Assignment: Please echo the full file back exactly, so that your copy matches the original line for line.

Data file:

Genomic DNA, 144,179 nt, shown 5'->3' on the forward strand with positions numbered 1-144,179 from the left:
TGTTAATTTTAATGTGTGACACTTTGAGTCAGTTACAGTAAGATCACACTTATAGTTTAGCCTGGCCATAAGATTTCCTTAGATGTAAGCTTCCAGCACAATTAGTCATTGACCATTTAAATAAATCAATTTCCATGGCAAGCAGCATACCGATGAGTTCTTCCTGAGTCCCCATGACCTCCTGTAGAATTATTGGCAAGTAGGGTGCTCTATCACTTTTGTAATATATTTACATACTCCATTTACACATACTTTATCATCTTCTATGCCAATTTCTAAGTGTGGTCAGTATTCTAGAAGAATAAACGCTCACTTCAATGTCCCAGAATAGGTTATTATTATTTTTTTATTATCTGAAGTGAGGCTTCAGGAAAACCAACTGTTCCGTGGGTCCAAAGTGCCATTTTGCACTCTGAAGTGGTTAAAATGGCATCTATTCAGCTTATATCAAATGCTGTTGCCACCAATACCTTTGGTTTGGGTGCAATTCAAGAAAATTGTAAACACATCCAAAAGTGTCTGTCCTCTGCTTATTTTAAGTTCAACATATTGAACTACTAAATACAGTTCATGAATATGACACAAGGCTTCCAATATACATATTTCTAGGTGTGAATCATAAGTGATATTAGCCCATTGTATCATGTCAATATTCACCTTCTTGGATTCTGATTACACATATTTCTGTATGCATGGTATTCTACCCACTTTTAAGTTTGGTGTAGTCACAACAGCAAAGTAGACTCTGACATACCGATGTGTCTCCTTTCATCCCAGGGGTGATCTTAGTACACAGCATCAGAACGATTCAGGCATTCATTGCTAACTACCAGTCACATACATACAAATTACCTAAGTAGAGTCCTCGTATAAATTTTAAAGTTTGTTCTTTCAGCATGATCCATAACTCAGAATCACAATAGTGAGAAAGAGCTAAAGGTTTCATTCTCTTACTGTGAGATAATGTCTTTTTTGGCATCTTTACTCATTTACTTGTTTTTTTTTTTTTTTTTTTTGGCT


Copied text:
Genomic DNA, 144,179 nt, shown 5'->3' on the forward strand with positions numbered 1-144,179 from the left:
TGTTAATTTTAATGTGTGACACTTTGAGTCAGTTACAGTAAGATCACACTTATAGTTTAGCCTGGCCATAAGATTTCCTTAGATGTAAGCTTCCAGCACAATTAGTCATTGACCATTTAAATAAATCAATTTCCATGGCAAGCAGCATACCGATGAGTTCTTCCTGAGTCCCCATGACCTCCTGTAGAATTATTGGCAAGTAGGGTGCTCTATCACTTTTGTAATATATTTACATACTCCATTTACACATACTTTATCATCTTCTATGCCAATTTCTAAGTGTGGTCAGTATTCTAGAAGAATAAACGCTCACTTCAATGTCCCAGAATAGGTTATTATTATTTTTTTATTATCTGAAGTGAGGCTTCAGGAAAACCAACTGTTCCGTGGGTCCAAAGTGCCATTTTGCACTCTGAAGTGGTTAAAATGGCATCTATTCAGCTTATATCAAATGCTGTTGCCACCAATACCTTTGGTTTGGGTGCAATTCAAGAAAATTGTAAACACATCCAAAAGTGTCTGTCCTCTGCTTATTTTAAGTTCAACATATTGAACTACTAAATACAGTTCATGAATATGACACAAGGCTTCCAATATACATATTTCTAGGTGTGAATCATAAGTGATATTAGCCCATTGTATCATGTCAATATTCACCTTCTTGGATTCTGATTACACATATTTCTGTATGCATGGTATTCTACCCACTTTTAAGTTTGGTGTAGTCACAACAGCAAAGTAGACTCTGACATACCGATGTGTCTCCTTTCATCCCAGGGGTGATCTTAGTACACAGCATCAGAACGATTCAGGCATTCATTGCTAACTACCAGTCACATACATACAAATTACCTAAGTAGAGTCCTCGTATAAATTTTAAAGTTTGTTCTTTCAGCATGATCCATAACTCAGAATCACAATAGTGAGAAAGAGCTAAAGGTTTCATTCTCTTACTGTGAGATAATGTCTTTTTTGGCATCTTTACTCATTTACTTGTTTTTTTTTTTTTTTTTTTTGGCT